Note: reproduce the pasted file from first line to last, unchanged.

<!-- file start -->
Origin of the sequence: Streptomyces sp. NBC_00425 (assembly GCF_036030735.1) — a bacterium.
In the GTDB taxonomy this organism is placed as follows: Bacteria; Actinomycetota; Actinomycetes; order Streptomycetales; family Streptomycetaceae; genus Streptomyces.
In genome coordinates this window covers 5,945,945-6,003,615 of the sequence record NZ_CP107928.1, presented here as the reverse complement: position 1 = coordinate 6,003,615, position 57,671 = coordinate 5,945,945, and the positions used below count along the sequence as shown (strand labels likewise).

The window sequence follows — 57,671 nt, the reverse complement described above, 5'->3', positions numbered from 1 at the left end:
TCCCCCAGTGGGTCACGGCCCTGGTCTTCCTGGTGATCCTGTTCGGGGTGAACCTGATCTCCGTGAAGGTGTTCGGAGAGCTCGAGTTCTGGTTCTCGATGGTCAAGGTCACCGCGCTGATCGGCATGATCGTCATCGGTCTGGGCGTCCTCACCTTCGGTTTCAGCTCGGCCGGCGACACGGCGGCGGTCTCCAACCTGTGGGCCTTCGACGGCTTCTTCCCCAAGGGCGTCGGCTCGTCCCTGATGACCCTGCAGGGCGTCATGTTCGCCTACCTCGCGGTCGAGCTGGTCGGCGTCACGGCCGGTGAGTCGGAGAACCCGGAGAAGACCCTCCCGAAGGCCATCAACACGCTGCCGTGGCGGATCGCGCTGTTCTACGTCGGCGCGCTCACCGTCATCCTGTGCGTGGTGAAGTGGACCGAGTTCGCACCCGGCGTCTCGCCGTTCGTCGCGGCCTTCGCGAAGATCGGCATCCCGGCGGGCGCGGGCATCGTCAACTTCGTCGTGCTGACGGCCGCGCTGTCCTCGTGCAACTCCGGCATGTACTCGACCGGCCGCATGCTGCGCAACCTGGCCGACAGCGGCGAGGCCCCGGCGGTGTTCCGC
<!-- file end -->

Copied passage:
Origin of the sequence: Streptomyces sp. NBC_00425 (assembly GCF_036030735.1) — a bacterium.
In the GTDB taxonomy this organism is placed as follows: Bacteria; Actinomycetota; Actinomycetes; order Streptomycetales; family Streptomycetaceae; genus Streptomyces.
In genome coordinates this window covers 5,945,945-6,003,615 of the sequence record NZ_CP107928.1, presented here as the reverse complement: position 1 = coordinate 6,003,615, position 57,671 = coordinate 5,945,945, and the positions used below count along the sequence as shown (strand labels likewise).

The window sequence follows — 57,671 nt, the reverse complement described above, 5'->3', positions numbered from 1 at the left end:
TCCCCCAGTGGGTCACGGCCCTGGTCTTCCTGGTGATCCTGTTCGGGGTGAACCTGATCTCCGTGAAGGTGTTCGGAGAGCTCGAGTTCTGGTTCTCGATGGTCAAGGTCACCGCGCTGATCGGCATGATCGTCATCGGTCTGGGCGTCCTCACCTTCGGTTTCAGCTCGGCCGGCGACACGGCGGCGGTCTCCAACCTGTGGGCCTTCGACGGCTTCTTCCCCAAGGGCGTCGGCTCGTCCCTGATGACCCTGCAGGGCGTCATGTTCGCCTACCTCGCGGTCGAGCTGGTCGGCGTCACGGCCGGTGAGTCGGAGAACCCGGAGAAGACCCTCCCGAAGGCCATCAACACGCTGCCGTGGCGGATCGCGCTGTTCTACGTCGGCGCGCTCACCGTCATCCTGTGCGTGGTGAAGTGGACCGAGTTCGCACCCGGCGTCTCGCCGTTCGTCGCGGCCTTCGCGAAGATCGGCATCCCGGCGGGCGCGGGCATCGTCAACTTCGTCGTGCTGACGGCCGCGCTGTCCTCGTGCAACTCCGGCATGTACTCGACCGGCCGCATGCTGCGCAACCTGGCCGACAGCGGCGAGGCCCCGGCGGTGTTCCGC